QUESTION: Mr. Secretary, thank you for answering my questions.
My first question is about your overall impression of Latin America and of Brazil particularly and if this trip has made you change your mind in any issue.
RUMSFELD: I don't know that it's had the effect of having me change my mind on any issue. I had what I felt to be a very good trip. I enjoyed having the opportunity to meet some of the leadership in Latin America and certainly in Brazil.
The purpose of the trip was to reflect the reality that Latin America is of course of great importance of the United States and to the people of the United States. Our interest is in democracy and development as well [inaudible], and Brazil of course is one of the, I guess the fourth largest democracy in the world and one of the largest economies. And it's important to visit there.
I've been there previously over the years and was happy to be back.
You asked about Latin America. Of course our desire is to try to contribute to strengthening the inter-American system. One thing I'd say about Latin America that struck me is the fact that in Central America we see most of the countries if not all of the countries leaning forward towards each other with respect to closer political and economic and security relationships which I find to be an important moment in history and I have a feeling they're going to end up moving still closer together to the benefit of the hemisphere.
QUESTION: You said that most of the countries are let's say developing in the right direction or in the direction we consider proper for those countries, but there are some which aren't, and it's inevitable for me to ask you about Venezuela and Chavez, and your remarks here that you see no use for him to buy 100 (100,000) AK-47s. That -- Do you still consider him a danger for Latin America? As Cuba once posed for the whole continent?
RUMSFELD: I was asked a question during my trip about the 100,000 AK-47s and I believe my response was to ask a question, or to pose a question as to I really couldn't imagine what he wanted to do with all of them. It just seemed surprising to me that we've got a hemisphere that at this moment in history has been relatively peaceful and that that's a good thing. I have had trouble quite understanding why, what the threat might be that he saw and why there would be that appetite, which I don't see as being particularly logical at the moment.
QUESTION: There is a sense here among the authorities and officials, even people of good will that the local leaders can't deal better with Chavez than in the politics of appeasement, in a diplomacy of appeasement, than the U.S. could do. What do you think about it?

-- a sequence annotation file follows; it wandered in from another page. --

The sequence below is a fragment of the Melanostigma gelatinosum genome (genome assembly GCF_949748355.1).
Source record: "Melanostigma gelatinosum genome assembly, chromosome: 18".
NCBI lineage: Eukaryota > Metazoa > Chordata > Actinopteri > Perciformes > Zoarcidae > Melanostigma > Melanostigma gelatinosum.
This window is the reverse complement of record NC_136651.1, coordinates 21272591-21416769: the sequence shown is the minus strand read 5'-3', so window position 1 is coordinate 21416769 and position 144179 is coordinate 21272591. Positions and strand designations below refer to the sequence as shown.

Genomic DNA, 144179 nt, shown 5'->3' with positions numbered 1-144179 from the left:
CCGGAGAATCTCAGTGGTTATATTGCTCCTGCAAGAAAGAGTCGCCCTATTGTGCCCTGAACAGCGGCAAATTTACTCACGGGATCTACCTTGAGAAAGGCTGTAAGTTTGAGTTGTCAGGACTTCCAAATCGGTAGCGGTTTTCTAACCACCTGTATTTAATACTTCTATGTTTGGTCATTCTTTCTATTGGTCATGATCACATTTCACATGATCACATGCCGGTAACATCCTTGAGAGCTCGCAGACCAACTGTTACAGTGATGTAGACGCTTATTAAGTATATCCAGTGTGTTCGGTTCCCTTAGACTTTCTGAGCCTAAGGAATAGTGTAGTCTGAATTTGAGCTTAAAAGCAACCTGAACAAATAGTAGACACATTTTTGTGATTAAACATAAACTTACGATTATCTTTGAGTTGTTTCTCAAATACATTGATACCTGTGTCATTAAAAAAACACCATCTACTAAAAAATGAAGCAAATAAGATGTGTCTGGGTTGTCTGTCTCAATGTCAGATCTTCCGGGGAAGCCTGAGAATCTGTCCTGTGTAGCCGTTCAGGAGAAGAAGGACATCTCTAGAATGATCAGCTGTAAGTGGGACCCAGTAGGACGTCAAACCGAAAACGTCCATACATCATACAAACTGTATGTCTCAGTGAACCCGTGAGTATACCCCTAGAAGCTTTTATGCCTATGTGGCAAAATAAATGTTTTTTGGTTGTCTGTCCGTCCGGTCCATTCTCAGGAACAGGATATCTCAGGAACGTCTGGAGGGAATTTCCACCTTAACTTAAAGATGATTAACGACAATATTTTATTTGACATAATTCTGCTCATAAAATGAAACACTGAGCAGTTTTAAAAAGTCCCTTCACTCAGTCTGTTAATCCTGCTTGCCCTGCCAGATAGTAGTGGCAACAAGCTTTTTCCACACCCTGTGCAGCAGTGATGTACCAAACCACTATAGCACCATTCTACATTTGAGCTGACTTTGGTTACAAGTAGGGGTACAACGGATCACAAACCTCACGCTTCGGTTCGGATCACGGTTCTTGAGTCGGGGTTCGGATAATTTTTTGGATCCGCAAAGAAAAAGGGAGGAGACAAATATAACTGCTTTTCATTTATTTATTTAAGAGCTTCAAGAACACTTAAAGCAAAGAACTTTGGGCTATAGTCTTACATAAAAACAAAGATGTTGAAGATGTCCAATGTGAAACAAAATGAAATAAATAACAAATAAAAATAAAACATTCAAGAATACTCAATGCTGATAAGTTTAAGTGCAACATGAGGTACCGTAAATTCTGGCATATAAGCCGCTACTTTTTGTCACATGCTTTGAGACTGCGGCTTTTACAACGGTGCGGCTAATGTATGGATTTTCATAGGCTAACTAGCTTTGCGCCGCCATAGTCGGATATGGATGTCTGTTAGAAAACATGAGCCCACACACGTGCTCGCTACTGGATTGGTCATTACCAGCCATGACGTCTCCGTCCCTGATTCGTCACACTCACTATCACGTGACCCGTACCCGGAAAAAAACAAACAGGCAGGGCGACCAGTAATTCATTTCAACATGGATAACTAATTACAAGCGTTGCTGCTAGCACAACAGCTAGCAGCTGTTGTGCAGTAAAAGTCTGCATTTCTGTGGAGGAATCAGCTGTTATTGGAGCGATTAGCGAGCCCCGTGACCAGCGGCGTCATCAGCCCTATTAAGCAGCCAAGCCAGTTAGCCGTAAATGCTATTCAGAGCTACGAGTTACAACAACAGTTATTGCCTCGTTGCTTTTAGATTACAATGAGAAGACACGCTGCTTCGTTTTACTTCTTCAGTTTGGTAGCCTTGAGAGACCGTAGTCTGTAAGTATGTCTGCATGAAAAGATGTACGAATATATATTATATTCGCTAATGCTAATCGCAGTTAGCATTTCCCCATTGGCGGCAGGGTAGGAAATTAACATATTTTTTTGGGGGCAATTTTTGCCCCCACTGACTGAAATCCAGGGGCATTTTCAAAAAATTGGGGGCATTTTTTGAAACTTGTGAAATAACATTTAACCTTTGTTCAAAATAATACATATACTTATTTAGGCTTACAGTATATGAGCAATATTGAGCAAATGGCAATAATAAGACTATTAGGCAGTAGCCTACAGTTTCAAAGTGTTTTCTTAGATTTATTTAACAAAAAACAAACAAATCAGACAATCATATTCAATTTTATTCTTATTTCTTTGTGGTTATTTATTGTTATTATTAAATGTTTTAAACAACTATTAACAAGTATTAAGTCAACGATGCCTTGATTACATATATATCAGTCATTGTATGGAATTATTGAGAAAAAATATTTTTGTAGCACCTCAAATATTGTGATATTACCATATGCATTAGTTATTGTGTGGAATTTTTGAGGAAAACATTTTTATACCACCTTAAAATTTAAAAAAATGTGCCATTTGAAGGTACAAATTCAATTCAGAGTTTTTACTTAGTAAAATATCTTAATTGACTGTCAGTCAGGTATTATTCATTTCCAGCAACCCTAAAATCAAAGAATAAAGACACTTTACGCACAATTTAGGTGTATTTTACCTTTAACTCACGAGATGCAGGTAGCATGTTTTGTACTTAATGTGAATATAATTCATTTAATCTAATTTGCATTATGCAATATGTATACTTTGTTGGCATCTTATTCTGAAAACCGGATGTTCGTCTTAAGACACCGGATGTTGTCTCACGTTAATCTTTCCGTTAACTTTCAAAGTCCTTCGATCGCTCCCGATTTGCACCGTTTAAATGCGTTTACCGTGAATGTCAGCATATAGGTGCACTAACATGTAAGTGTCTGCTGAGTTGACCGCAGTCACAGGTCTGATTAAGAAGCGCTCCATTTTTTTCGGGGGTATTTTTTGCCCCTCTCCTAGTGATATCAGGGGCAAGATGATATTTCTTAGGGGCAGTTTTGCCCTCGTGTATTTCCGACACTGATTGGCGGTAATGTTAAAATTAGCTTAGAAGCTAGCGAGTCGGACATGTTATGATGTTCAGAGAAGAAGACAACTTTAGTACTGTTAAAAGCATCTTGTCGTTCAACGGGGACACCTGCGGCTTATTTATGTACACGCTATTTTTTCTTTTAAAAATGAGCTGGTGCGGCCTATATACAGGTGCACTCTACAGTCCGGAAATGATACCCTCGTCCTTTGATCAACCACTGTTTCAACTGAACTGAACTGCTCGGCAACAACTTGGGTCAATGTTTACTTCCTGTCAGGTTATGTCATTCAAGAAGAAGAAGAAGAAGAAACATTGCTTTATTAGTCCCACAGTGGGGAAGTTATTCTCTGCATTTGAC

RUMSFELD: Well, I guess I don't have an opinion on that. Certainly countries can have relationships and that's a good thing, and to the extent that countries can work effectively together, that's a positive thing to do. I don't say that by way of comparison to anything.
QUESTION: Okay. Mr. Secretary, here in Brazil people felt sorry that you're silent about Brazil's intention to get a permanent seat on the Security Council. Why didn't you comment on that during your trip?
RUMSFELD: I'll tell you, it's a very simple answer. I'm the Secretary of Defense of the United States, not the President of the United States and not the Secretary of State of the United States. And the President and the Secretary of State are in the process of discussing the subject of the United Nations and various reforms that might be considered prospectively, and they discuss those things with other countries.
It struck me that given the fact that those discussions are taking place around the world that it would be not a good place for me to intervene with my personal opinion since I don't have any statutory responsibility in that area whatsoever. So I would say it would be a misunderstanding were people to feel disappointed because my silence didn't reflect anything other than a lack of jurisdiction.
QUESTION: I see. Very wise.
Mr. Secretary, security wise speaking, what kind of threats can you see from Latin America, let's say Colombia and the guerrillas and what else? I mean the tripe front here that people say that once was a surge of financing for terrorists. Do you have any appraisal of these two situations?
RUMSFELD: You say what kind of threats or problems exist in that part of the world. It seems to me that the concerns that most people in the hemisphere would raise would be the concerns of crimes, of gangs, of narcotic trafficking, of weapon trafficking, of hostage taking, and various types of anti-social behavior of that type. Those things all represent a threat to democracies, they represent a threat to economic opportunity for the people of the hemisphere, and they clearly represent a threat to the security of those countries.